Our culture is saturated with violence. You’ll see it in even the most benign adult programing. It is common in certain types of children’s programming. It’s in video games. It’s everywhere. There’s not much we can do about the culture, right now, but we can do the best we can to monitor how much violence our children are exposed to.
I’ve always found it curious that so many parents are scrupulous about protecting their kids from exposure to displays of affection, in the culture and on TV, or get all bent out of shape when their kids see a woman nursing their hungry infant (even if they are seeing no breast at all), yet don’t give a second thought to allowing them to play the most violent video games. Exposure to affection is not harmful. Exposure to violence is.
Which brings us to our spanking study….
A new study of more than 2,500 toddlers from low-income families found that spanking may have detrimental effects on behavior and mental development.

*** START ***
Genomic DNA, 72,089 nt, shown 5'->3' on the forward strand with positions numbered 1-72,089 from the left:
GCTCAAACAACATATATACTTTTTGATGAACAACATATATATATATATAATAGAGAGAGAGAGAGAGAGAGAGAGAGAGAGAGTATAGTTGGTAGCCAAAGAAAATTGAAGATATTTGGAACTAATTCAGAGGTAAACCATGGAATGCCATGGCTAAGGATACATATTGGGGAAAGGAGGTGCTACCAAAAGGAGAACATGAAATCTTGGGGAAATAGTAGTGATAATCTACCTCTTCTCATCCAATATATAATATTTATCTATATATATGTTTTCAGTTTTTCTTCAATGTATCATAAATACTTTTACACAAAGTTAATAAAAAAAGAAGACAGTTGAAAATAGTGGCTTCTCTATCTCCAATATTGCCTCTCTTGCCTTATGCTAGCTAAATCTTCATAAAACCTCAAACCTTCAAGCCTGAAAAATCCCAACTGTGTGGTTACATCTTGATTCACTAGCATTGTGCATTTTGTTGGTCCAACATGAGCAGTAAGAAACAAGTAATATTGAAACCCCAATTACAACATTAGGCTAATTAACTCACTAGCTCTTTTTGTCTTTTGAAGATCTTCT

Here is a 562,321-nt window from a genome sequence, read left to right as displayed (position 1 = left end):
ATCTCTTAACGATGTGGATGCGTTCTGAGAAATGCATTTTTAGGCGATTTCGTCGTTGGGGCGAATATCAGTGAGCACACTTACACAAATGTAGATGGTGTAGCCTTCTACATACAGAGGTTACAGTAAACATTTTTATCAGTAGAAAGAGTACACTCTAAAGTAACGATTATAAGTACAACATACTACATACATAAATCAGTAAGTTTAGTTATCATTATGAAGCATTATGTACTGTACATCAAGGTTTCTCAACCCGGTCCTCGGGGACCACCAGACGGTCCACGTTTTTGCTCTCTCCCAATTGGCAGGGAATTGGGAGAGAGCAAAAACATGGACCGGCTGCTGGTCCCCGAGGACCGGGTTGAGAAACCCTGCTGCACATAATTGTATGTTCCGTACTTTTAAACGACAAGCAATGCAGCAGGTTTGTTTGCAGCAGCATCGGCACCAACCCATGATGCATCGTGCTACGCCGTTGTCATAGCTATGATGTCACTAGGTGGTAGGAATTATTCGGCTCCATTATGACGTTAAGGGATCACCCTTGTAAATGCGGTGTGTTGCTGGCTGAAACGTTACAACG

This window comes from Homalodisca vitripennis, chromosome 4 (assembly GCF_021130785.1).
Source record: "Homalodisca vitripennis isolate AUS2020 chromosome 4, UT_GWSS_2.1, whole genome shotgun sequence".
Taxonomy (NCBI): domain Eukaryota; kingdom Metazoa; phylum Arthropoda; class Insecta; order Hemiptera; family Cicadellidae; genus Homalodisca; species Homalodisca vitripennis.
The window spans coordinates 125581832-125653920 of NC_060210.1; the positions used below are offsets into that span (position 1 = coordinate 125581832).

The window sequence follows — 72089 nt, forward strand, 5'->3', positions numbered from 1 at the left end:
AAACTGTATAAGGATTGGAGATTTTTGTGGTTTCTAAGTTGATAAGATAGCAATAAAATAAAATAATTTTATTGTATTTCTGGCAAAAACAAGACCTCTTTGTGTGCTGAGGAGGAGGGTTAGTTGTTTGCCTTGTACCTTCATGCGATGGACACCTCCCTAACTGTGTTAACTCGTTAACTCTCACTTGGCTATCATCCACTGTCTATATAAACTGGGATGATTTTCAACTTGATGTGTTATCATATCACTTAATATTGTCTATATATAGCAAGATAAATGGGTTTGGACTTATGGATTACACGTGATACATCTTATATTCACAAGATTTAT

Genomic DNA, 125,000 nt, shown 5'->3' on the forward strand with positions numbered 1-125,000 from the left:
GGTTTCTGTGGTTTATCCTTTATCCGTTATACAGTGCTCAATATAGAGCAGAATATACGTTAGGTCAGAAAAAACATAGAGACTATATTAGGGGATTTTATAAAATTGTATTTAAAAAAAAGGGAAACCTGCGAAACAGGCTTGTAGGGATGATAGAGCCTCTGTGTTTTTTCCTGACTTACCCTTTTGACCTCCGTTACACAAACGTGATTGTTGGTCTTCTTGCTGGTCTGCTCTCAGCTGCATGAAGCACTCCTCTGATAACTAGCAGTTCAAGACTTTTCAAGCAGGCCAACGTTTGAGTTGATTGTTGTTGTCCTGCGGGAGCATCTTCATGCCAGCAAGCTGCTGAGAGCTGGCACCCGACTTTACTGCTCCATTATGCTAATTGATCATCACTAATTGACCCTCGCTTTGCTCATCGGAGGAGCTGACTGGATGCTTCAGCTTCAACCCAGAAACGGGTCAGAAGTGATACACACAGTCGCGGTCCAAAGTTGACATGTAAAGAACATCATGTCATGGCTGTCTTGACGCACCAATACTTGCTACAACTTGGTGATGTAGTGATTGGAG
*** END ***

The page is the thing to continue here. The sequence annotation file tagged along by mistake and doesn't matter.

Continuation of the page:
“We’re talking about infants and toddlers, and I think that just, cognitively, they just don’t understand enough about right or wrong or punishment to benefit from being spanked,” said Lisa Berlin, the study’s lead author and research scientist at the Center for Child and Family Policy at Duke University.
Berlin and colleagues found that children who were spanked as 1-year-olds tended to behave more aggressively at age 2, and did not perform as well as other children on a test measuring thinking skills at age 3. (bolding added by me)
They chose to observe low income families for a reason…
The new study focused on children from low-income families because prior research suggested that spanking is more common among them, Berlin said. This may be because of the added stresses of parenting in a low-income situation, or because of a “cultural contagion” of behaviors among people. For example, in some families this study examined, a grandmother would spank a child, or neighbors would encourage physical discipline, she said.
But spanking of toddlers isn’t unique to low income families, so if you’re from a middle or high income family, don’t tune out now!
I promised this was not going to be a diatribe against spanking, and it’s not. Dr. Middlemiss says you can spank children (NOT toddlers…please don’t ever hit your toddler) without causing them harm.